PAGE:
“On the curves, they chamfered the tongue and groove of each piece,” Carl says.

“We couldn’t believe the amount of effort they were going to so it was perfect but they said, ‘This is what we live for, we get sick of the norm’.”

The curves of the kitchen are juxtaposed by an angular ceiling with sharp folds like those of a paper airplane.

Clerestory windows usher light in, where it plays on the angles, creating a different feature at different times of the day.

“It’s not particularly big or ostentatious or even grand, but everybody who walks in goes, ‘Oh my God’,” Alisa says.

Alisa and Carl with son Tom. The home’s frontage was a source of debate in heritage-listed Colonel Light Gardens, but they’ve struck a balance that is all at once modern and filled with character.

“We designed this kitchen while we were living away and, at the time, we were really homesick, so this is really an ode
to home.”

Everything in the room and its placement within the space has been fastidiously considered, from the steam oven to the wine fridge – and even the bin system.

Local company Wiseman Made created the kitchen and when Alisa and Carl were on the hunt for a stylish but unobtrusive pendant for the island, the craftsmen made the Dowell pendant from a pale timber.

A glass splashback is a window to the greenery outside, but also allows the couple to see the kids come home while they’re in the kitchen. Fresh foliage is a theme that runs throughout.

On the wish list was a master bedroom that opened up to the courtyard. The couple love to collect art and the piece that hangs above their bed is by Adelaide Hills artist Suzie Riley.

“When we designed the house, we wanted to be able to lay in bed and see through to greenery,” Carl says.

A courtyard just off the master bedroom and living space, along with ample windows allows just this, letting nature inside from every vantage in the new section of the home. The unframed windows allow for an unimpeded view to the garden – and they always get noticed by engineers and architects on video conference calls with Carl.

The house was designed to allow for electric blinds should they be required, but the couple hasn’t found the need.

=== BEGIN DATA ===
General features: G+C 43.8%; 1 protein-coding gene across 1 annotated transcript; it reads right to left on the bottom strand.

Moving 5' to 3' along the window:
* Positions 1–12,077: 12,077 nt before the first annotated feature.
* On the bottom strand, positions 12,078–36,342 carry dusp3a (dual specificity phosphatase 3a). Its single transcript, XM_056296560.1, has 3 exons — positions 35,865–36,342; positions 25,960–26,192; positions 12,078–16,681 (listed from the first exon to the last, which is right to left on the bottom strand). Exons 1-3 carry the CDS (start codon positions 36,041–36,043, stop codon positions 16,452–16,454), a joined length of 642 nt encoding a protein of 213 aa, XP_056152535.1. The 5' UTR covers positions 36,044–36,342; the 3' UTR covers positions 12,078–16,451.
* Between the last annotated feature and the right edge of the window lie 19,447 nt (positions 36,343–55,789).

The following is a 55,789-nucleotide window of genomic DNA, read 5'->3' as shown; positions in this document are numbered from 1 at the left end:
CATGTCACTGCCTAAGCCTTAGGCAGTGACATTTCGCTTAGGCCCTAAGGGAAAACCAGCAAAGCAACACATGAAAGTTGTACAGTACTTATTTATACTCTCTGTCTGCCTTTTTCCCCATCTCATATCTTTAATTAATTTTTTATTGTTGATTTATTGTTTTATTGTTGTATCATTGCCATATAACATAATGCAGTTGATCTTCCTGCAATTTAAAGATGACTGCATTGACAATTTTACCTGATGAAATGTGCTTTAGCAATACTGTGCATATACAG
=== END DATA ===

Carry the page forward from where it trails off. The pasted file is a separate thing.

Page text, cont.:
The furniture is an eclectic mix of pieces found while living away. The $200 dining table used to live in the garden in their house in Manila and is made of one solid piece of timber. An altar table was found in a pseudo homewares store in a shipping container.

The bathroom features hand-painted Japanese tiles.

“The whole house is filled with things we’ve collected from wherever we’ve been and it feels really nostalgic,” Alisa says.

“We have always bought things we love, regardless of whether it’s $10 or a lot more. It’s just about what speaks to you and who you are and then putting it together.”

Carl, a keen gardener, transformed the back yard himself, starting with an excavator to create retaining walls. A wall for the herb garden was created using bricks from the old part of the house. It quickly went from something that looked like a construction site with a giant shed to a little oasis for the family to relax in.

In summer, the back yard is the perfect place to hang out – the outdoor area is a base for the parents, while Alisa says she just hands pies and pasties over the fence to the back laneway, where the kids and their friends ride their bikes.

Carl is the gardener in the family and has transplanted a lot of greenery from his late mother’s home.

The pool is a newer addition to the home and the furniture surrounding it was carefully chosen to sit low, so it didn’t impede views from inside.

Carl’s mother Greta was a superb gardener and when she died, many of the plants from her Hawthorn home were transplanted. Greta herself was known to “borrow” a plant or two also.

“One New Year’s, Mum and Dad were walking home from a party in Mitcham where there’s a little community garden, and there were some canna lily bulbs,” Carl says.

“She nicked them because she loved them and planted them in her garden. Now they’re here.”


This article first appeared in the October 2022 issue of SALIFE magazine.